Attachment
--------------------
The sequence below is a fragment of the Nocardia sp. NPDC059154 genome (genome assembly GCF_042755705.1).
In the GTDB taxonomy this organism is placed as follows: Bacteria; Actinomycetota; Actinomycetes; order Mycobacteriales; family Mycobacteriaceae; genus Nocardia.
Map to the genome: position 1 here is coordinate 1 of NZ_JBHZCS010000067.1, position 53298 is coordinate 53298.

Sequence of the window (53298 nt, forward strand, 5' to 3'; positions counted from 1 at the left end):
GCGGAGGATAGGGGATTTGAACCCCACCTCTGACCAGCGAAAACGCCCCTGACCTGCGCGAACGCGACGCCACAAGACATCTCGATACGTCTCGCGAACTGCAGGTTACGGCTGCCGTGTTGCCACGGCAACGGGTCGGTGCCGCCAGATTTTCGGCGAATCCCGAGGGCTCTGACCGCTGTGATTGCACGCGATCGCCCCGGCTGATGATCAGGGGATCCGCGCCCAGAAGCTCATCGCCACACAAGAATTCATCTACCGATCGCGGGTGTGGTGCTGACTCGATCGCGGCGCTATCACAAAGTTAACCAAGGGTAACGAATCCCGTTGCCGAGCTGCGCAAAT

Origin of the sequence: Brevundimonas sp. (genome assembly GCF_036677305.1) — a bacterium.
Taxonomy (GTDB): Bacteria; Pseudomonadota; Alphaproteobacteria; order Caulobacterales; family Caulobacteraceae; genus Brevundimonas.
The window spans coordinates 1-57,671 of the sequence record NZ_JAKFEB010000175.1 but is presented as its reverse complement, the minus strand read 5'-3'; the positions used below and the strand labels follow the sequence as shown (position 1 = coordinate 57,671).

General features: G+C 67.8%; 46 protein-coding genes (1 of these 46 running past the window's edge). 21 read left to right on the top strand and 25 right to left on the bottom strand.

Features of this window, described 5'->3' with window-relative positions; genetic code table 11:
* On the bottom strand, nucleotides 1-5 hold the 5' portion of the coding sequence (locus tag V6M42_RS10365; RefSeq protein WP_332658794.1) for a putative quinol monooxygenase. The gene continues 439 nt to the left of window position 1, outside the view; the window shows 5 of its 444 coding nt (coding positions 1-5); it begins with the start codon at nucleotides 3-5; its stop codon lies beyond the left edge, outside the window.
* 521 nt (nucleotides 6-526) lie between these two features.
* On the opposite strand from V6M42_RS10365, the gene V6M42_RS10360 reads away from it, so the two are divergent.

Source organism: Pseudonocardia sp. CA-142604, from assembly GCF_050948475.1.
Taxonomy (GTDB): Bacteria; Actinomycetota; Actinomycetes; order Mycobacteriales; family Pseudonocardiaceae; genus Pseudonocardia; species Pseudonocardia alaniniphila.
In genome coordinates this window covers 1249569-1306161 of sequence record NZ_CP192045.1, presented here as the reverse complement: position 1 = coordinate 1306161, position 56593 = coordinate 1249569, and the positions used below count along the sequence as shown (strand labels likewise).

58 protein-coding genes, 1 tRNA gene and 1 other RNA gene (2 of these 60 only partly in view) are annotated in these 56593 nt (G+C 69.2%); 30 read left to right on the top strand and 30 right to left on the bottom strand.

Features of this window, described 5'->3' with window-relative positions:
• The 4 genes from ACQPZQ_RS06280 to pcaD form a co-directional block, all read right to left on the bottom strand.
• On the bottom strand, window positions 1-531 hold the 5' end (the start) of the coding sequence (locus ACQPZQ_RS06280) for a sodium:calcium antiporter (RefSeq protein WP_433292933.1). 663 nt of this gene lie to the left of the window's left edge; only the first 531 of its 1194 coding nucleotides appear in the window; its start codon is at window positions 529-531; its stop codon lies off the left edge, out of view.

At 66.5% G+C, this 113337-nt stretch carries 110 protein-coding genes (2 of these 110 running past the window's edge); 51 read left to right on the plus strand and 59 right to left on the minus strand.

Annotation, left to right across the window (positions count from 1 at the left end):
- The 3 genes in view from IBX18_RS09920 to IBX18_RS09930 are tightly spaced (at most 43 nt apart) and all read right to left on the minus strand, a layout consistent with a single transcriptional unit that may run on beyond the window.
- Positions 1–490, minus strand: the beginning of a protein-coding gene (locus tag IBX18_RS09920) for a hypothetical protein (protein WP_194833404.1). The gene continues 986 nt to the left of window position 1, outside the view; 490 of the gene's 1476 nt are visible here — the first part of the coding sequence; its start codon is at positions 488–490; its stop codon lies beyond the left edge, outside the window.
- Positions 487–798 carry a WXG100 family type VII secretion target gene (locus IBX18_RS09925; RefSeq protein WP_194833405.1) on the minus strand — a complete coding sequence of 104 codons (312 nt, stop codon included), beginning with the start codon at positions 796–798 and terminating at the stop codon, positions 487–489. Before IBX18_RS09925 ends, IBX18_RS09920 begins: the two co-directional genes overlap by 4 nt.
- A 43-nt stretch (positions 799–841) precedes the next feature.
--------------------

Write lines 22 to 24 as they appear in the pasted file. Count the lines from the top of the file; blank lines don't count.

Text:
Annotation, left to right across the window (positions count from 1 at the left end):
- The 3 genes in view from IBX18_RS09920 to IBX18_RS09930 are tightly spaced (at most 43 nt apart) and all read right to left on the minus strand, a layout consistent with a single transcriptional unit that may run on beyond the window.
- Positions 1–490, minus strand: the beginning of a protein-coding gene (locus tag IBX18_RS09920) for a hypothetical protein (protein WP_194833404.1). The gene continues 986 nt to the left of window position 1, outside the view; 490 of the gene's 1476 nt are visible here — the first part of the coding sequence; its start codon is at positions 488–490; its stop codon lies beyond the left edge, outside the window.